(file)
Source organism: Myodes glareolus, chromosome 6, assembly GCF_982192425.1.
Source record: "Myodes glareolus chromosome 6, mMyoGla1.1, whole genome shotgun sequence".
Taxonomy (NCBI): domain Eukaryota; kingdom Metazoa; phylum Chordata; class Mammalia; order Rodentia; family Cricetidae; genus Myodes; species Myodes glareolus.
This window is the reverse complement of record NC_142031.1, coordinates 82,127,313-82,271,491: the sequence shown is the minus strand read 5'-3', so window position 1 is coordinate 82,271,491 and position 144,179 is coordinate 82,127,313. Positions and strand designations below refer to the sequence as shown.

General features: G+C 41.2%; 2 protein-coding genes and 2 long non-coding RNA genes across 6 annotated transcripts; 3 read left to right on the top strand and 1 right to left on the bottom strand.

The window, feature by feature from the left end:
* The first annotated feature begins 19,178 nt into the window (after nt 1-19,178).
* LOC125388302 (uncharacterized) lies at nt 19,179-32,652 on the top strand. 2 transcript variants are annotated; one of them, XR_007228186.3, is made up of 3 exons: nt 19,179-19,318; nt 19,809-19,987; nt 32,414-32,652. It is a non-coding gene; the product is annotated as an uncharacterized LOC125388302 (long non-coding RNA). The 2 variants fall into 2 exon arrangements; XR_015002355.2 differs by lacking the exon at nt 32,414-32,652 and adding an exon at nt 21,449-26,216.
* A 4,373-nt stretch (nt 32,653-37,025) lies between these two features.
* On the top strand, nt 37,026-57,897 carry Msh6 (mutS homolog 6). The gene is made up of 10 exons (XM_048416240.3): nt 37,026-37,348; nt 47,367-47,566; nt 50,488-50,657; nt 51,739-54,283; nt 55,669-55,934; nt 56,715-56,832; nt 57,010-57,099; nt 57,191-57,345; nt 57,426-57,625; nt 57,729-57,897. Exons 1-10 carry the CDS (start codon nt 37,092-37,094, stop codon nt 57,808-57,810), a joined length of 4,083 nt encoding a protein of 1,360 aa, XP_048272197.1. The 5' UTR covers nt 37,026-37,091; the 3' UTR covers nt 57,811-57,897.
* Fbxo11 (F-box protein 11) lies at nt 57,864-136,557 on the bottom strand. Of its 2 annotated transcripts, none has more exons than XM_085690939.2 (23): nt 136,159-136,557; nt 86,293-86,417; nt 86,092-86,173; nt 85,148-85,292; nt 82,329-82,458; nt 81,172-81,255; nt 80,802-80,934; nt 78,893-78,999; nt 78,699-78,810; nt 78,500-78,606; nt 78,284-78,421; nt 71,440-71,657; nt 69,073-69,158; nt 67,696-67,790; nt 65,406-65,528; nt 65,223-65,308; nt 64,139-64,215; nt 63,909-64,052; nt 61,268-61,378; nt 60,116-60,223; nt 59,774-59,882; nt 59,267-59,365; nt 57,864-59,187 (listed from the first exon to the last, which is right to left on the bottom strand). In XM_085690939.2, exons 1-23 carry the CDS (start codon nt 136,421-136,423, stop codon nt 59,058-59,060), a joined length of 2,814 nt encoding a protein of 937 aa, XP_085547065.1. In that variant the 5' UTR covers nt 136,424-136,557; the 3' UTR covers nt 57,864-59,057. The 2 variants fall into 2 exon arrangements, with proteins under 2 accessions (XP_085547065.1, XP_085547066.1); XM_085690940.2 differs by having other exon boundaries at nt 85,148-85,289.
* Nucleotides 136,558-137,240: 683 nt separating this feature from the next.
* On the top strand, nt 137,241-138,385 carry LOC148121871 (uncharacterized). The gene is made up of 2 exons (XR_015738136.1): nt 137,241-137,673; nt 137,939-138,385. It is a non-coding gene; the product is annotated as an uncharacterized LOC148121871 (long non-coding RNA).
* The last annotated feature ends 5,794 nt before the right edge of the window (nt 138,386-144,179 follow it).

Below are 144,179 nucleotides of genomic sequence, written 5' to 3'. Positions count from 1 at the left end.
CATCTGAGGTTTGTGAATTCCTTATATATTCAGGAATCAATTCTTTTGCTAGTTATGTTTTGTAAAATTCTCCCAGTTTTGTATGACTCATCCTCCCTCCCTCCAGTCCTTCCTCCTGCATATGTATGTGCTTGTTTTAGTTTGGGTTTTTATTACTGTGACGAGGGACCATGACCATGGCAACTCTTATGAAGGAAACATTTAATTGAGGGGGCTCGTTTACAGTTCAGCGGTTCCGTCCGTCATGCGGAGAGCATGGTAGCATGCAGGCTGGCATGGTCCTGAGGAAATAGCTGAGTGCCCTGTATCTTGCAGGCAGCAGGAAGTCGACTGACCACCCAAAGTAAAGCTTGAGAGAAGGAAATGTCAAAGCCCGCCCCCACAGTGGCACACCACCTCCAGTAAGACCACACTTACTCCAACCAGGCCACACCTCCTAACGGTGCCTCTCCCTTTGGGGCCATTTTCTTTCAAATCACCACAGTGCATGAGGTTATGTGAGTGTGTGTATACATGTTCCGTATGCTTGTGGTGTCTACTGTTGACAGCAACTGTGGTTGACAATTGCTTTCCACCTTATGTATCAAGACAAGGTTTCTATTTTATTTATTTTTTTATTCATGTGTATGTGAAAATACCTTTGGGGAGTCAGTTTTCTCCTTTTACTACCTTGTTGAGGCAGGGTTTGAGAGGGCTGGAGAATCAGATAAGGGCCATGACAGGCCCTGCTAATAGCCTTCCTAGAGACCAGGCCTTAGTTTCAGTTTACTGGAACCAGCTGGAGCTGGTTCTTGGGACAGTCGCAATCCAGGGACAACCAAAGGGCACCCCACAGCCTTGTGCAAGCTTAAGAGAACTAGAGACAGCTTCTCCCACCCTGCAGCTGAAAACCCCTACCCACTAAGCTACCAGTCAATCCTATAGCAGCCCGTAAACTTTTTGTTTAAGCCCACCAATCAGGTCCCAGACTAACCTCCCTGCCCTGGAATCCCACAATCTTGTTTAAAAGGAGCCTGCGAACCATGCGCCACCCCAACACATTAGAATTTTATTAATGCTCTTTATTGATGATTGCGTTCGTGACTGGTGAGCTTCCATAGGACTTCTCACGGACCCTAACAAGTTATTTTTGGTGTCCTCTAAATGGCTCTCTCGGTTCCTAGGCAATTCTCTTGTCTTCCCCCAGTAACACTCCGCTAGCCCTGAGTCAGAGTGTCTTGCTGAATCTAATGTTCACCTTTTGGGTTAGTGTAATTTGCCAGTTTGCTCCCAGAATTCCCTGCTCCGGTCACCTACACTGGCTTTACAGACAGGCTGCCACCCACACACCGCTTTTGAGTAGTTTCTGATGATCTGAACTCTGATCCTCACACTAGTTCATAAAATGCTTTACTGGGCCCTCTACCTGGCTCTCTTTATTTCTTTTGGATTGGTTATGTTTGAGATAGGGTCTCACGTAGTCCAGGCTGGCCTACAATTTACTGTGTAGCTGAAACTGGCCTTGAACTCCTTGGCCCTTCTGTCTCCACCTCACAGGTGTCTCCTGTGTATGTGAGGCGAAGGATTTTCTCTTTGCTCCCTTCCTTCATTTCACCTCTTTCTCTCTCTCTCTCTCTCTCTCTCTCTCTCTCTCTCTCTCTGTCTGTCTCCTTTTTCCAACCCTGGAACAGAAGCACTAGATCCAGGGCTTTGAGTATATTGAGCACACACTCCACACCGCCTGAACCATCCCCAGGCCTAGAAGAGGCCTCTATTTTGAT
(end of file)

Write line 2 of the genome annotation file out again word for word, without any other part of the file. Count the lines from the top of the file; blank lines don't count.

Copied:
Source record: "Myodes glareolus chromosome 6, mMyoGla1.1, whole genome shotgun sequence".